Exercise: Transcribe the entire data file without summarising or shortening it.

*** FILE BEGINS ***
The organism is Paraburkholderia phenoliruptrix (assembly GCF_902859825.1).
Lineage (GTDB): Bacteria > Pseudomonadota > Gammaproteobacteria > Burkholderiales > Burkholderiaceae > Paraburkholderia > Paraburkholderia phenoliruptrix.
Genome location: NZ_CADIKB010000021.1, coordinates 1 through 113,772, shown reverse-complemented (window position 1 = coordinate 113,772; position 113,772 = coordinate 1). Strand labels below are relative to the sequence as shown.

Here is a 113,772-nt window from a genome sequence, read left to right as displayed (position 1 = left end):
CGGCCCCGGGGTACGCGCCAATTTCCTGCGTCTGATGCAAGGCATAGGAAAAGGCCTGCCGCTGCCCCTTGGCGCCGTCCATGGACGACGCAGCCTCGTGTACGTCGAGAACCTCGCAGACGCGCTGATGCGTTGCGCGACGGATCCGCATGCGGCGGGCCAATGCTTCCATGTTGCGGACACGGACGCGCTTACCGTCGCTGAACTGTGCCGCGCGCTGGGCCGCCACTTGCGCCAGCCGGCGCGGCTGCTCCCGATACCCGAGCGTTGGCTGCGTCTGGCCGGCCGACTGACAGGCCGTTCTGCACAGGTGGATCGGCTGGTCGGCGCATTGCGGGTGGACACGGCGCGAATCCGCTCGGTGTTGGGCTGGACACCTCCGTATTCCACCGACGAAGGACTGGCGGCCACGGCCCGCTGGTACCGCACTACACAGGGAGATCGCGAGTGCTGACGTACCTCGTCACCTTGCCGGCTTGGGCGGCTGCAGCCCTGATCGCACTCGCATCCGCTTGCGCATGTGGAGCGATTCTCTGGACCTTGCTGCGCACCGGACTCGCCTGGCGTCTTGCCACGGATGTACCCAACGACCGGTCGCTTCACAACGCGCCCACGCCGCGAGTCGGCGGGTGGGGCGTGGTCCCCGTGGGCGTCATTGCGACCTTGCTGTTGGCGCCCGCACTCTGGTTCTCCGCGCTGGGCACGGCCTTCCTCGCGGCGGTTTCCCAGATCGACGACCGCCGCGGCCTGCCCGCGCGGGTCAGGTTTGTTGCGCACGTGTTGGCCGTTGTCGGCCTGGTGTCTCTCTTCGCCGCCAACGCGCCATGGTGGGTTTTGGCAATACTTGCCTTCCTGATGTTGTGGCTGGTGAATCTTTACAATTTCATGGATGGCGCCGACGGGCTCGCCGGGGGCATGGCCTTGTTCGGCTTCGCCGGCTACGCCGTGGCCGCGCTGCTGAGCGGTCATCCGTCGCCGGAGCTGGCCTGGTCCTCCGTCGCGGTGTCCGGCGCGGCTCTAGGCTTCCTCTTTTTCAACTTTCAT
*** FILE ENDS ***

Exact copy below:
The organism is Paraburkholderia phenoliruptrix (assembly GCF_902859825.1).
Lineage (GTDB): Bacteria > Pseudomonadota > Gammaproteobacteria > Burkholderiales > Burkholderiaceae > Paraburkholderia > Paraburkholderia phenoliruptrix.
Genome location: NZ_CADIKB010000021.1, coordinates 1 through 113,772, shown reverse-complemented (window position 1 = coordinate 113,772; position 113,772 = coordinate 1). Strand labels below are relative to the sequence as shown.

Here is a 113,772-nt window from a genome sequence, read left to right as displayed (position 1 = left end):
CGGCCCCGGGGTACGCGCCAATTTCCTGCGTCTGATGCAAGGCATAGGAAAAGGCCTGCCGCTGCCCCTTGGCGCCGTCCATGGACGACGCAGCCTCGTGTACGTCGAGAACCTCGCAGACGCGCTGATGCGTTGCGCGACGGATCCGCATGCGGCGGGCCAATGCTTCCATGTTGCGGACACGGACGCGCTTACCGTCGCTGAACTGTGCCGCGCGCTGGGCCGCCACTTGCGCCAGCCGGCGCGGCTGCTCCCGATACCCGAGCGTTGGCTGCGTCTGGCCGGCCGACTGACAGGCCGTTCTGCACAGGTGGATCGGCTGGTCGGCGCATTGCGGGTGGACACGGCGCGAATCCGCTCGGTGTTGGGCTGGACACCTCCGTATTCCACCGACGAAGGACTGGCGGCCACGGCCCGCTGGTACCGCACTACACAGGGAGATCGCGAGTGCTGACGTACCTCGTCACCTTGCCGGCTTGGGCGGCTGCAGCCCTGATCGCACTCGCATCCGCTTGCGCATGTGGAGCGATTCTCTGGACCTTGCTGCGCACCGGACTCGCCTGGCGTCTTGCCACGGATGTACCCAACGACCGGTCGCTTCACAACGCGCCCACGCCGCGAGTCGGCGGGTGGGGCGTGGTCCCCGTGGGCGTCATTGCGACCTTGCTGTTGGCGCCCGCACTCTGGTTCTCCGCGCTGGGCACGGCCTTCCTCGCGGCGGTTTCCCAGATCGACGACCGCCGCGGCCTGCCCGCGCGGGTCAGGTTTGTTGCGCACGTGTTGGCCGTTGTCGGCCTGGTGTCTCTCTTCGCCGCCAACGCGCCATGGTGGGTTTTGGCAATACTTGCCTTCCTGATGTTGTGGCTGGTGAATCTTTACAATTTCATGGATGGCGCCGACGGGCTCGCCGGGGGCATGGCCTTGTTCGGCTTCGCCGGCTACGCCGTGGCCGCGCTGCTGAGCGGTCATCCGTCGCCGGAGCTGGCCTGGTCCTCCGTCGCGGTGTCCGGCGCGGCTCTAGGCTTCCTCTTTTTCAACTTTCAT